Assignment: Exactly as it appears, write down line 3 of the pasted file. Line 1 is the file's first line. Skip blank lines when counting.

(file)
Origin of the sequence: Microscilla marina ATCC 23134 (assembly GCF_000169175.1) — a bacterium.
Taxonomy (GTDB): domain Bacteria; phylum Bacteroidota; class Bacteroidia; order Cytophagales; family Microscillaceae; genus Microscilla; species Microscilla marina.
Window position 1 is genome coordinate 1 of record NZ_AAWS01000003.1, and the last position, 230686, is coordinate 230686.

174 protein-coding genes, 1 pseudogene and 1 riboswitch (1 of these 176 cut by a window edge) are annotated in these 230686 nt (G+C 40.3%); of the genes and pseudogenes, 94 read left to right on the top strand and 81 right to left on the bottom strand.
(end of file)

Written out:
Window position 1 is genome coordinate 1 of record NZ_AAWS01000003.1, and the last position, 230686, is coordinate 230686.